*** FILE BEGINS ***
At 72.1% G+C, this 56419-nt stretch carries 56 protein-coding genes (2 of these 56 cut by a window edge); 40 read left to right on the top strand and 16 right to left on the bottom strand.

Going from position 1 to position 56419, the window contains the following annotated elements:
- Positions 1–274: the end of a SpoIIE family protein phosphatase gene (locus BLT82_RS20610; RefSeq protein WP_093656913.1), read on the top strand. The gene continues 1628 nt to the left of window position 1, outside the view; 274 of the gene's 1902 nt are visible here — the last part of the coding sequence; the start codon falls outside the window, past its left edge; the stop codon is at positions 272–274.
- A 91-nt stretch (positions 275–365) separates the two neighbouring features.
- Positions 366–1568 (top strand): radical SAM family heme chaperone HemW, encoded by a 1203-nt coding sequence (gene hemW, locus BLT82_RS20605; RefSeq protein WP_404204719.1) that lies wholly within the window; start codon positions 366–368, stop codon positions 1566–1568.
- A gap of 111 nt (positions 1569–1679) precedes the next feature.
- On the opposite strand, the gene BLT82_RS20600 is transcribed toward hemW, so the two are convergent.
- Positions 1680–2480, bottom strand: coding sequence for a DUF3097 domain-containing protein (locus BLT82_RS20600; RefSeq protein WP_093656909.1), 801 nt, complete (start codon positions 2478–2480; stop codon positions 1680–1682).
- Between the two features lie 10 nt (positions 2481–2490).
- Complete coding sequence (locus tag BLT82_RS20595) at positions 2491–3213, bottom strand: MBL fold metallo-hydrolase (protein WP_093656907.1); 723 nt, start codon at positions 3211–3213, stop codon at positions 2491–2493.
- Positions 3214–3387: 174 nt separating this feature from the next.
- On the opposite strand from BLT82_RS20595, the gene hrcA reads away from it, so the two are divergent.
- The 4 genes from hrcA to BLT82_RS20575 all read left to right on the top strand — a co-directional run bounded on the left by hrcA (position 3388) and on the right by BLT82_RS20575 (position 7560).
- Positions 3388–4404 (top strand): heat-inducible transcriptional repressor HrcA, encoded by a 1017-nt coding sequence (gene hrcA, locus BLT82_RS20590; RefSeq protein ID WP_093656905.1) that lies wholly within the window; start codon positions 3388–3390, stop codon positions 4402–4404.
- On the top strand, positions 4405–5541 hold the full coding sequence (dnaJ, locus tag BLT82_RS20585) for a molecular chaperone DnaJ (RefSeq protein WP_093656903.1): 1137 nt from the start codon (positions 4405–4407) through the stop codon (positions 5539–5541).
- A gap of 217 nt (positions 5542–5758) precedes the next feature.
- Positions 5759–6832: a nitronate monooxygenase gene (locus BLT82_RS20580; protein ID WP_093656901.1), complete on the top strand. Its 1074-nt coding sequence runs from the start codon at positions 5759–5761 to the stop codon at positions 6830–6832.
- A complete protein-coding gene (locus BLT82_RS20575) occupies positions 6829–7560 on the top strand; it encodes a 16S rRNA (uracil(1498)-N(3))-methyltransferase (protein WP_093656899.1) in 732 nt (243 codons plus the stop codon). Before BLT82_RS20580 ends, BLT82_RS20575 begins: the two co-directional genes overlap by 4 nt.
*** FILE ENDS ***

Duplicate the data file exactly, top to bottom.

At 72.1% G+C, this 56419-nt stretch carries 56 protein-coding genes (2 of these 56 cut by a window edge); 40 read left to right on the top strand and 16 right to left on the bottom strand.

Going from position 1 to position 56419, the window contains the following annotated elements:
- Positions 1–274: the end of a SpoIIE family protein phosphatase gene (locus BLT82_RS20610; RefSeq protein WP_093656913.1), read on the top strand. The gene continues 1628 nt to the left of window position 1, outside the view; 274 of the gene's 1902 nt are visible here — the last part of the coding sequence; the start codon falls outside the window, past its left edge; the stop codon is at positions 272–274.
- A 91-nt stretch (positions 275–365) separates the two neighbouring features.
- Positions 366–1568 (top strand): radical SAM family heme chaperone HemW, encoded by a 1203-nt coding sequence (gene hemW, locus BLT82_RS20605; RefSeq protein WP_404204719.1) that lies wholly within the window; start codon positions 366–368, stop codon positions 1566–1568.
- A gap of 111 nt (positions 1569–1679) precedes the next feature.
- On the opposite strand, the gene BLT82_RS20600 is transcribed toward hemW, so the two are convergent.
- Positions 1680–2480, bottom strand: coding sequence for a DUF3097 domain-containing protein (locus BLT82_RS20600; RefSeq protein WP_093656909.1), 801 nt, complete (start codon positions 2478–2480; stop codon positions 1680–1682).
- Between the two features lie 10 nt (positions 2481–2490).
- Complete coding sequence (locus tag BLT82_RS20595) at positions 2491–3213, bottom strand: MBL fold metallo-hydrolase (protein WP_093656907.1); 723 nt, start codon at positions 3211–3213, stop codon at positions 2491–2493.
- Positions 3214–3387: 174 nt separating this feature from the next.
- On the opposite strand from BLT82_RS20595, the gene hrcA reads away from it, so the two are divergent.
- The 4 genes from hrcA to BLT82_RS20575 all read left to right on the top strand — a co-directional run bounded on the left by hrcA (position 3388) and on the right by BLT82_RS20575 (position 7560).
- Positions 3388–4404 (top strand): heat-inducible transcriptional repressor HrcA, encoded by a 1017-nt coding sequence (gene hrcA, locus BLT82_RS20590; RefSeq protein ID WP_093656905.1) that lies wholly within the window; start codon positions 3388–3390, stop codon positions 4402–4404.
- On the top strand, positions 4405–5541 hold the full coding sequence (dnaJ, locus tag BLT82_RS20585) for a molecular chaperone DnaJ (RefSeq protein WP_093656903.1): 1137 nt from the start codon (positions 4405–4407) through the stop codon (positions 5539–5541).
- A gap of 217 nt (positions 5542–5758) precedes the next feature.
- Positions 5759–6832: a nitronate monooxygenase gene (locus BLT82_RS20580; protein ID WP_093656901.1), complete on the top strand. Its 1074-nt coding sequence runs from the start codon at positions 5759–5761 to the stop codon at positions 6830–6832.
- A complete protein-coding gene (locus BLT82_RS20575) occupies positions 6829–7560 on the top strand; it encodes a 16S rRNA (uracil(1498)-N(3))-methyltransferase (protein WP_093656899.1) in 732 nt (243 codons plus the stop codon). Before BLT82_RS20580 ends, BLT82_RS20575 begins: the two co-directional genes overlap by 4 nt.